static inline void set_ns2cyc_scale(unsigned long cpu_khz)
 {
 ns2cyc_scale = (cpu_khz  NS2CYC_SCALE_FACTOR) / 100;
 }
 
 static inline unsigned long long ns_2_cycles(unsigned long long ns)
 {
 return ns * ns2cyc_scale  NS2CYC_SCALE_FACTOR;
 }

Your version performs ~50% better than mine (outperforming the original
version by factor 7 on a 1 GHz box, vs. 4.8). I think you compared
non-optimised code, didn't you? Without -O2, I see 15 times better
performance.

[Gilles variant yet refuses the get benchmarked.]

Jan



signature.asc
Description: OpenPGP digital signature
___
Xenomai-core mailing list
Xenomai-core@gna.org
https://mail.gna.org/listinfo/xenomai-core


Re: [Xenomai-core] ns vs. tsc as internal timer base

2006-06-13 Thread Gilles Chanteperdrix
Jan Kiszka wrote:
  Philippe Gerum wrote:
   Here is likely why we have different levels of accuracy and performance,
firstly my version is bluntly based on the khz freq, secondly it
   calculates the other way around, i.e. ns2tsc, so that tsc are keep in
   the inner code, but more efficiently converted from ns counts passed to
   the outer interface:
   
   static unsigned long ns2cyc_scale;
   #define NS2CYC_SCALE_FACTOR 10 /* 2^10, carefully chosen */
   
   static inline void set_ns2cyc_scale(unsigned long cpu_khz)
   {
   ns2cyc_scale = (cpu_khz  NS2CYC_SCALE_FACTOR) / 100;
   }
   
   static inline unsigned long long ns_2_cycles(unsigned long long ns)
   {
   return ns * ns2cyc_scale  NS2CYC_SCALE_FACTOR;
   }
  
  Your version performs ~50% better than mine (outperforming the original
  version by factor 7 on a 1 GHz box, vs. 4.8). I think you compared
  non-optimised code, didn't you? Without -O2, I see 15 times better
  performance.
  
  [Gilles variant yet refuses the get benchmarked.]

Since we accept a smaller range, I think you should benchmark
nodiv_imuldiv instead of nodiv_ullimd. And it should perform better
since it uses 32 bits shifts which are not real shifts.

-- 


Gilles Chanteperdrix.

___
Xenomai-core mailing list
Xenomai-core@gna.org
https://mail.gna.org/listinfo/xenomai-core


Re: [Xenomai-core] ns vs. tsc as internal timer base

2006-06-13 Thread Philippe Gerum

Jan Kiszka wrote:

Philippe Gerum wrote:


Here is likely why we have different levels of accuracy and performance,
firstly my version is bluntly based on the khz freq, secondly it
calculates the other way around, i.e. ns2tsc, so that tsc are keep in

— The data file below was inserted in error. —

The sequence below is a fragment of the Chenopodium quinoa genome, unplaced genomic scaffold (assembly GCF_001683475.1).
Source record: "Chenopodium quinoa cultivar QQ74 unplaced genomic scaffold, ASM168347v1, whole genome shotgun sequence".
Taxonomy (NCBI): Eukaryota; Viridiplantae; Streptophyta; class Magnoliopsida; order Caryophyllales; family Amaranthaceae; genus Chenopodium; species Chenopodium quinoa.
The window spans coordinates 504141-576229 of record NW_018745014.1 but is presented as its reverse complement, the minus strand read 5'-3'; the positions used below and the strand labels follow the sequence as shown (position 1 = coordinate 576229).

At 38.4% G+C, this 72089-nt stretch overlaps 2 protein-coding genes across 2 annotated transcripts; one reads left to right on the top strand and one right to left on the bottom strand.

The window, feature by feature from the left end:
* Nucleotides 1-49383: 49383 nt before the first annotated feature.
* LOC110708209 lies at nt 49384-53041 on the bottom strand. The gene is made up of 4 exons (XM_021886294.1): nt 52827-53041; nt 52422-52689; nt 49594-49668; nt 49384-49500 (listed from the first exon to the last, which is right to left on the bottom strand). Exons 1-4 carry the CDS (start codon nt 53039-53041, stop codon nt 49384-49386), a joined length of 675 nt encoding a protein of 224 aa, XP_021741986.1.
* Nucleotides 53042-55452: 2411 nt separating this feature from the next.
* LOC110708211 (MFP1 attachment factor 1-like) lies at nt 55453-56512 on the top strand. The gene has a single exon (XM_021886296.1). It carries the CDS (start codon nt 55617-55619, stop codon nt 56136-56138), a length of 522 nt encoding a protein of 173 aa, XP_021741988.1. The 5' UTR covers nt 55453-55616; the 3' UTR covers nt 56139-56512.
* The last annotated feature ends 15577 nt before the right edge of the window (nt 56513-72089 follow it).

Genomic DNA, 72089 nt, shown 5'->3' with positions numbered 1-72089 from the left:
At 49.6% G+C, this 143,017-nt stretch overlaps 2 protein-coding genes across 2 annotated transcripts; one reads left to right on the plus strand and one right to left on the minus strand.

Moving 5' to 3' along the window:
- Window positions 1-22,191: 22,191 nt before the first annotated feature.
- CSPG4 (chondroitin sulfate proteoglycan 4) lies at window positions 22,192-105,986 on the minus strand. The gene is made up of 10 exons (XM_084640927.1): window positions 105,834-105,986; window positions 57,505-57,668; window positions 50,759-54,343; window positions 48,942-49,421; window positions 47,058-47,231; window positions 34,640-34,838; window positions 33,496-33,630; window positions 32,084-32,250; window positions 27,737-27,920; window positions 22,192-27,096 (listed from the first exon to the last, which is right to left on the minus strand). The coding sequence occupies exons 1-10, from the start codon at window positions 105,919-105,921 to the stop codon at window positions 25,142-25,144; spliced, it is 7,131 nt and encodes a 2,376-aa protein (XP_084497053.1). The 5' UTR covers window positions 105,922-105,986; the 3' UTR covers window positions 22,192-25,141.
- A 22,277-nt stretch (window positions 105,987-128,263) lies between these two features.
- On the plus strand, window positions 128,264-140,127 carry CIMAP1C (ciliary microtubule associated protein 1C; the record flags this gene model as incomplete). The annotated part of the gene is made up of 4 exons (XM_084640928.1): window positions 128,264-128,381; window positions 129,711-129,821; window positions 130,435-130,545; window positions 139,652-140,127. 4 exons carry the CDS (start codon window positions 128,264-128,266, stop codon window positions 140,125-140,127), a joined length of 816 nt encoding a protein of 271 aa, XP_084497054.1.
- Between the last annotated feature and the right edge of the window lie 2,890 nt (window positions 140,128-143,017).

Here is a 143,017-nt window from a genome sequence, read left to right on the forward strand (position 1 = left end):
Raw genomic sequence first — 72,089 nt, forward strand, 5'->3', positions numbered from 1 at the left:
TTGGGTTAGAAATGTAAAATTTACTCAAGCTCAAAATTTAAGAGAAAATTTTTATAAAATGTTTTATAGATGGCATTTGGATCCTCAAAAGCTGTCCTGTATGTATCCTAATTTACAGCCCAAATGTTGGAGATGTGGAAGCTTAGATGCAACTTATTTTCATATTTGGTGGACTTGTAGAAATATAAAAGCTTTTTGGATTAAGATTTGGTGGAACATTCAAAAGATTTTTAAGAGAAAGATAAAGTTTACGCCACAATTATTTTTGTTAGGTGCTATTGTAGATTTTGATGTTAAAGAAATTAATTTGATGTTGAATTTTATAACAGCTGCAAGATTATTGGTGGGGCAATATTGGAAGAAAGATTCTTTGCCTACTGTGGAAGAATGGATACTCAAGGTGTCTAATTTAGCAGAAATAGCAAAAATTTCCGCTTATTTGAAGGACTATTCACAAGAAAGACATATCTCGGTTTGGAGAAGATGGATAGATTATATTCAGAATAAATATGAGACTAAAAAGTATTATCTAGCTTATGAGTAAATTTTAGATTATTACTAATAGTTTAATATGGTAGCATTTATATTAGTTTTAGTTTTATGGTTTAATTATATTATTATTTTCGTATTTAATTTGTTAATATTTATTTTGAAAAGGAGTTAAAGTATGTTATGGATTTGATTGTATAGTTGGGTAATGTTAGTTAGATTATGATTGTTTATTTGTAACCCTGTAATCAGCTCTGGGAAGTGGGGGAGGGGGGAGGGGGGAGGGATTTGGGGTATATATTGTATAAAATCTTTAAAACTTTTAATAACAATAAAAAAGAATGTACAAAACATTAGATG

the inner code, but more efficiently converted from ns counts passed to
the outer interface:

static unsigned long ns2cyc_scale;
#define NS2CYC_SCALE_FACTOR 10 /* 2^10, carefully chosen */

static inline void set_ns2cyc_scale(unsigned long cpu_khz)
{
   ns2cyc_scale = (cpu_khz  NS2CYC_SCALE_FACTOR) / 100;
}

static inline unsigned long long ns_2_cycles(unsigned long long ns)
{
   return ns * ns2cyc_scale  NS2CYC_SCALE_FACTOR;
}



Your version performs ~50% better than mine (outperforming the original
version by factor 7 on a 1 GHz box, vs. 4.8). I think you compared
non-optimised code, didn't you?


Nah, I'm not that drunk!

 Without -O2, I see 15 times better

performance.


Redone the check here on a Centrino 1.6Mhz, and still have roughly x20 
improvement (a bit better actually). I'm using Debian/sarge gcc 3.3.5.




[Gilles variant yet refuses the get benchmarked.]

Jan




--

Philippe.

___
Xenomai-core mailing list
Xenomai-core@gna.org
https://mail.gna.org/listinfo/xenomai-core


Re: [Xenomai-core] ns vs. tsc as internal timer base

2006-06-13 Thread Gilles Chanteperdrix
Philippe Gerum wrote:
  Redone the check here on a Centrino 1.6Mhz, and still have roughly x20 
  improvement (a bit better actually). I'm using Debian/sarge gcc 3.3.5.

I think I remember that Pentium M has a much shorter mull instruction
than other processors of the family.

-- 


Gilles Chanteperdrix.

___
Xenomai-core mailing list
Xenomai-core@gna.org
https://mail.gna.org/listinfo/xenomai-core


Re: [Xenomai-core] ns vs. tsc as internal timer base

2006-06-13 Thread Philippe Gerum

Gilles Chanteperdrix wrote:

Philippe Gerum wrote:
  Redone the check here on a Centrino 1.6Mhz, and still have roughly x20 
  improvement (a bit better actually). I'm using Debian/sarge gcc 3.3.5.


I think I remember that Pentium M has a much shorter mull instruction
than other processors of the family.



That would explain. Anyway, as John Stulz put it:
math is hard, lets go shopping!

--

Philippe.

___
Xenomai-core mailing list
Xenomai-core@gna.org
https://mail.gna.org/listinfo/xenomai-core